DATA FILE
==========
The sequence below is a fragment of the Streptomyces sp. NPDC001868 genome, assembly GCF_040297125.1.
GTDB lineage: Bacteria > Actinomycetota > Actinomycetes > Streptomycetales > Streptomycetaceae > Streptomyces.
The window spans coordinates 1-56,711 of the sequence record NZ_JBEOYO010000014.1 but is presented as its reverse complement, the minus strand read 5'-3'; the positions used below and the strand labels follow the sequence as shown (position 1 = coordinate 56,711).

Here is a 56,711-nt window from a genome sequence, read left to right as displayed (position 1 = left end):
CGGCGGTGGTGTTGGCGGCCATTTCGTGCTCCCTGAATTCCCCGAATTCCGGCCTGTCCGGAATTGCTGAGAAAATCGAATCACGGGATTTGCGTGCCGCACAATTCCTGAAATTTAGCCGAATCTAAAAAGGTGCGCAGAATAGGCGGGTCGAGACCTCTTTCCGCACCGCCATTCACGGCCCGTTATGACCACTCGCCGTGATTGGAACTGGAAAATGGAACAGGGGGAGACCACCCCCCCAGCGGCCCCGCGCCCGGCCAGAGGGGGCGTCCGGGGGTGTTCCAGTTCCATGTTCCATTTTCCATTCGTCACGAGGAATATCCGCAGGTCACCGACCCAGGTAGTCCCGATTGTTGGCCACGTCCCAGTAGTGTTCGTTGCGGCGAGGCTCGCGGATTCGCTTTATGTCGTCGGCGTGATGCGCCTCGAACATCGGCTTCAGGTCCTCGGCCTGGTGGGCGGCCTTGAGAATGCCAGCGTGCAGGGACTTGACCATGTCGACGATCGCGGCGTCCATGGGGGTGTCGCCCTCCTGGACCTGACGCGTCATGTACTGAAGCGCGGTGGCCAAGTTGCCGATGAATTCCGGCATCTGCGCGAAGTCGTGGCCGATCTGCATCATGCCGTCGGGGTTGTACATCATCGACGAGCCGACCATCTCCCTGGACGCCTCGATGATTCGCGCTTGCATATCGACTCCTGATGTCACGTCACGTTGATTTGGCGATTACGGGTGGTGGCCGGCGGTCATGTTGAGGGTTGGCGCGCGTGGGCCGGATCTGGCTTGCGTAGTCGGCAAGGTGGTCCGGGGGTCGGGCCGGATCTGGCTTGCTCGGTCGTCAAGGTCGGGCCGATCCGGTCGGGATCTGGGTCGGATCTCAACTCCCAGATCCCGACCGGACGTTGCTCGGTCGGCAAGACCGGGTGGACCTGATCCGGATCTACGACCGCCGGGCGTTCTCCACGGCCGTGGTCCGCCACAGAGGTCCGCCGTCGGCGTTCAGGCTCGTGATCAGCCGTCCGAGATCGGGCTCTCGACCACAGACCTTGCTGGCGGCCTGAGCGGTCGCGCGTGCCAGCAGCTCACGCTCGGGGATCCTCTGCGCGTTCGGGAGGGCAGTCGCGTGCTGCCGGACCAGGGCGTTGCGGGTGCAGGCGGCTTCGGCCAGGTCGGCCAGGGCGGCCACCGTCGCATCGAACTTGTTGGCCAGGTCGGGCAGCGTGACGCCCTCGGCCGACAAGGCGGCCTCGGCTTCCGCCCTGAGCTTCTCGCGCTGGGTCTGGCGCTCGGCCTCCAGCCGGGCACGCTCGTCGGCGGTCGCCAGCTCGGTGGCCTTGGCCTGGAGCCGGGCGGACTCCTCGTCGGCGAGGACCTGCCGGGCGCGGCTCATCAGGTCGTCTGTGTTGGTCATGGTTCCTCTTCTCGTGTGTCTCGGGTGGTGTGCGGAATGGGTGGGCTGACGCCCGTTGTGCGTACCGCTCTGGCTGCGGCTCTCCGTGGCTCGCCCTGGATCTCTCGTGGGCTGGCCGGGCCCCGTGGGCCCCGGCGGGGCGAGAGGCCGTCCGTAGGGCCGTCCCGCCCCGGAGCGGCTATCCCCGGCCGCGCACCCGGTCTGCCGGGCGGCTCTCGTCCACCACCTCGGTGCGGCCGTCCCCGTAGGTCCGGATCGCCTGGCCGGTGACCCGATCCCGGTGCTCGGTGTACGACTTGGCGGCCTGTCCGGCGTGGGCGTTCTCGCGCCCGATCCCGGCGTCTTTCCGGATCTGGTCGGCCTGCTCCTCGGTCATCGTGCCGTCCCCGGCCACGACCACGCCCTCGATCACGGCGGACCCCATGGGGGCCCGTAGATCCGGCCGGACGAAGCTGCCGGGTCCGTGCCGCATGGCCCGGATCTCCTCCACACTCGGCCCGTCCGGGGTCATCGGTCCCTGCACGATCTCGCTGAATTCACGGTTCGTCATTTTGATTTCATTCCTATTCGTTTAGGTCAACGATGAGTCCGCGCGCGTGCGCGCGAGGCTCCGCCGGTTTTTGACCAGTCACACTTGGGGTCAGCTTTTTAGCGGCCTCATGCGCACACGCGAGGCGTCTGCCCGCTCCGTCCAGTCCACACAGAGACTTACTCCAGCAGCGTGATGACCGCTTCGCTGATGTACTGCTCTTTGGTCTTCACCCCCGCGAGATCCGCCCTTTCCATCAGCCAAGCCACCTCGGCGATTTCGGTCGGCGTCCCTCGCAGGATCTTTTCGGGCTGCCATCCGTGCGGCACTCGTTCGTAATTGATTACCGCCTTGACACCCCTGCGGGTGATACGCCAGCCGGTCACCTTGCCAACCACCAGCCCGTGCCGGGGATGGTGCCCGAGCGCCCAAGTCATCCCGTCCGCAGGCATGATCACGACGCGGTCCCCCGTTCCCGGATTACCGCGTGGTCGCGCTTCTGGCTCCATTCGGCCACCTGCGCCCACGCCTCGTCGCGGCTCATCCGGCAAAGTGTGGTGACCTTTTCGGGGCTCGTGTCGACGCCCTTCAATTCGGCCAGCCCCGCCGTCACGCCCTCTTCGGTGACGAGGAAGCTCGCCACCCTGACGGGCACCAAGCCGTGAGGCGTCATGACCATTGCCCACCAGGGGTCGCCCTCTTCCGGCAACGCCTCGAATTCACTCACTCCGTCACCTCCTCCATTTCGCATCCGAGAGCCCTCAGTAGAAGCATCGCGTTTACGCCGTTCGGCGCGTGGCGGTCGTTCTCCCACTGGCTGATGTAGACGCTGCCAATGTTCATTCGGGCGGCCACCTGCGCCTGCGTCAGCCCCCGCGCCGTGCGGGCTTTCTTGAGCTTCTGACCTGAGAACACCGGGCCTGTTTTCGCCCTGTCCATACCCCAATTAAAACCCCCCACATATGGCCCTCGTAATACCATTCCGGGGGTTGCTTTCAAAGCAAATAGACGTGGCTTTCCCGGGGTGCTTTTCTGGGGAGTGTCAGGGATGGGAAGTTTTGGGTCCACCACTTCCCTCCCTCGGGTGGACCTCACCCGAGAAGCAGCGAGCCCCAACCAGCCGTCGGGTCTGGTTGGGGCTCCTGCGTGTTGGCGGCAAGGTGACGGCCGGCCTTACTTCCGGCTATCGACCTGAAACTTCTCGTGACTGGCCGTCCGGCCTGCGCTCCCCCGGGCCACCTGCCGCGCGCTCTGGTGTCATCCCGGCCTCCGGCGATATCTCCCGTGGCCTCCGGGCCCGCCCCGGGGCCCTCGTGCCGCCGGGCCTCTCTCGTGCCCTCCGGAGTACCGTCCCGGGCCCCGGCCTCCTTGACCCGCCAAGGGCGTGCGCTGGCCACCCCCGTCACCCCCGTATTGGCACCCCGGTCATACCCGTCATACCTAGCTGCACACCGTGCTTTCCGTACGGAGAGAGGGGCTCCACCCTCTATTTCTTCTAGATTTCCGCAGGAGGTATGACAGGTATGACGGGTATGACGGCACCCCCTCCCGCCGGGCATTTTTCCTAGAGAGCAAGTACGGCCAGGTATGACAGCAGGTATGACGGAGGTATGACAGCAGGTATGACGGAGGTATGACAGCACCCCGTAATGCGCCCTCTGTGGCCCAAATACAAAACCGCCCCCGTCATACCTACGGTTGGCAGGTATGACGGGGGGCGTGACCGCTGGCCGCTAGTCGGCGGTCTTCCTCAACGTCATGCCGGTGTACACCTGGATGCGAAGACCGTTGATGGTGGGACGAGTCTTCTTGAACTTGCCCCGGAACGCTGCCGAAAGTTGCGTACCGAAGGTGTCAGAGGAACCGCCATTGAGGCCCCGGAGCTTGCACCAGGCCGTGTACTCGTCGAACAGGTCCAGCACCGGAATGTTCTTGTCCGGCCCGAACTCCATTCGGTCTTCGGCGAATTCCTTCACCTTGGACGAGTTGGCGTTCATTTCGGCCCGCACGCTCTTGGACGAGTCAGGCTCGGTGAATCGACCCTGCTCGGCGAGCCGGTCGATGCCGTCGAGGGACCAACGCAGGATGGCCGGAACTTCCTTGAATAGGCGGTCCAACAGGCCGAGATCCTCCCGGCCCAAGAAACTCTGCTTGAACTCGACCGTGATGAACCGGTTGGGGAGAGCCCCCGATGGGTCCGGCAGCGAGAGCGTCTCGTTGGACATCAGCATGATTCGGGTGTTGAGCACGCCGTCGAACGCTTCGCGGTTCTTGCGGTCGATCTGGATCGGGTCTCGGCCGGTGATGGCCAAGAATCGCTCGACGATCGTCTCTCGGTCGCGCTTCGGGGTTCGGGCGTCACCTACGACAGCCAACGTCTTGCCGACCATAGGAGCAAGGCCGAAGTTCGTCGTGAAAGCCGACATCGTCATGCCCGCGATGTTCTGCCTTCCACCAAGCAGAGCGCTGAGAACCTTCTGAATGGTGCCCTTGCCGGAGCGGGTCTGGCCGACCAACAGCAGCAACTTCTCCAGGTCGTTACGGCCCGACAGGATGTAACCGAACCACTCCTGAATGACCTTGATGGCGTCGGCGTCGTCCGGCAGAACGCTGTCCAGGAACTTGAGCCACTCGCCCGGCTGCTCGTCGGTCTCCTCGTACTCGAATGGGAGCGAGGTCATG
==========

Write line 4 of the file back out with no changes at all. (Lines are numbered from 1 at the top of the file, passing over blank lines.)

Here is a 56,711-nt window from a genome sequence, read left to right as displayed (position 1 = left end):